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These 2020 Cybersecurity New Year’s Resolutions Will Aid in Securing Your Business

By S. Wilson Quick, Brooks, Pierce, McLendon, Humphrey & Leonard LLP

In this day, data is often one of the most valuable assets companies have and it needs to be protected as such. Guarding data has become crucial for every business, no matter the size and industry. In the first half of 2019, there were 3,800 publicly disclosed breaches and 4.1 billion records exposed according to NortonLifeLock Inc., a global leader in consumer cyber safety. To protect your customers and business, here are five tasks we recommend implementing in 2020.

1. Simple Steps

Companies of all sizes are expected to implement “reasonable security measures” and should expect to be held accountable for their dataprivacy practices. Failure to do so can result in substantial costs in the event of a data breach. While what constitutes reasonable security measures can vary based on industry, the type of data a company maintains, and other basic security measures like strong password requirements, use of firewalls, professional security audits, and regular computer software updates can make a significant difference in protecting data. All companies, regardless of size, will also benefit from periodic assessments by legal and technical professionals to make sure appropriate data security measures are in place and the protocols are being followed.

2. Have an Information Security Policy

It is nearly inevitable that your company will suffer some sort of data breach. An information-security policy can provide companies with important benefits when responding to a data-security incident and be used as a benchmark for training employees on data security and data-breach response. A strong policy will include information about how personally identifiable information such as names, birthdates, and social security numbers will be collected, stored, and shared, how to report a possible data-security incident, how customers will be notified of an incident, and the appropriate people to spearhead the company’s response.

3. Assess Current Methods of Collecting, Retaining, and Storing Information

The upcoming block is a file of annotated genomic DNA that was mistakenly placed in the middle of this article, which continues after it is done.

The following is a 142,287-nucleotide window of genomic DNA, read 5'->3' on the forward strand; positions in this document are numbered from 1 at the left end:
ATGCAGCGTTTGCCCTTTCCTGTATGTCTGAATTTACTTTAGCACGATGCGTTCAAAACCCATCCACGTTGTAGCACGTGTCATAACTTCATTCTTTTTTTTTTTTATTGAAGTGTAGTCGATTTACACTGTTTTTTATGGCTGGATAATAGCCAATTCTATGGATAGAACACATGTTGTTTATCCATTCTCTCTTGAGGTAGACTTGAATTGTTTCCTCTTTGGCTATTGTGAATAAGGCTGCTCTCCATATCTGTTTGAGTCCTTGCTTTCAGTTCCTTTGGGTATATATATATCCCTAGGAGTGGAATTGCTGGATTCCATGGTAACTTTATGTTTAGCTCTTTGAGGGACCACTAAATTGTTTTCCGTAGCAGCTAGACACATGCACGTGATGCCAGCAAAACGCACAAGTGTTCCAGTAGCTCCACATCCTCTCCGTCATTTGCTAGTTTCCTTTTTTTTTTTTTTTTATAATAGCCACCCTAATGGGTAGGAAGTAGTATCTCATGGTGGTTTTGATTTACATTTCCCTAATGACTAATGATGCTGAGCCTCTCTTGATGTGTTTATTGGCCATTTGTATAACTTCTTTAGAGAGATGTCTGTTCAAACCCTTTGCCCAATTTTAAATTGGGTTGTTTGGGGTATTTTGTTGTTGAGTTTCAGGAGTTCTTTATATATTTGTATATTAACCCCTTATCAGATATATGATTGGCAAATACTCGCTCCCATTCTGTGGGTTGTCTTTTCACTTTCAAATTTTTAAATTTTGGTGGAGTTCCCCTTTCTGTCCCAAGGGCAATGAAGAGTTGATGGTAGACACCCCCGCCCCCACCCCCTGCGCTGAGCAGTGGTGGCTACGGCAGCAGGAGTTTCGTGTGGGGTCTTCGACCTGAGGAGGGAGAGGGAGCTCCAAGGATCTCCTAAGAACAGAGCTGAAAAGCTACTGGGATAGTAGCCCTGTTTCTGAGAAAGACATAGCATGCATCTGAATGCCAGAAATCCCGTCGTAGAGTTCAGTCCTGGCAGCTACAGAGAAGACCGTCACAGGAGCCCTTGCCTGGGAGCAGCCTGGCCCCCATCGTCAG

Every business needs to examine the information it collects and saves. From there, determine how long data is being stored, its purpose and if practices are reflective of industry standards. If you learn that your company is keeping data that is not critical to running your business, consider changing practices to stop collecting and storing it. When discarding or deleting data, be sure to dispose of it safely, securely, and in alignment with legal requirements.

4. Prevention Tools

To aid in preventing a breach consider purchasing an intrusion detection system that monitors for malicious activity. If a breach does occur, it could be helpful to have cybersecurity insurance, which can help cover the legal and regulatory costs associated with a breach. When purchasing these products, be sure to determine the best fit for your company based on current data collection, retention, and storing methods.

5. Be Prepared for a Breach

Data breaches happen due to hackers and everyday human error, so the amount of time and money you invest preparing for a breach can save you time and money later. Forming a response plan will give your company the tools to react appropriately, minimising company disruption and a diminished reputation with your customers. If a breach does occur, a speedy approach to securing a team of experts to facilitate the response and notifying regulators and impacted individuals is essential.


S. Wilson Quick

S. Wilson Quick

GGI member firm
Brooks, Pierce, McLendon, Humphrey & Leonard LLP
Corporate Finance, Fiduciary & Estate Planning, Law Firm Services, Tax
Greensboro, Raleigh,and Wilmington, (NC) USA
T: +1 919 839 03 00
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W: brookspierce.com
 


Published: GGI Insider, No. 105, January 2020 l Photo: AntonioDiaz - stock.adobe.com

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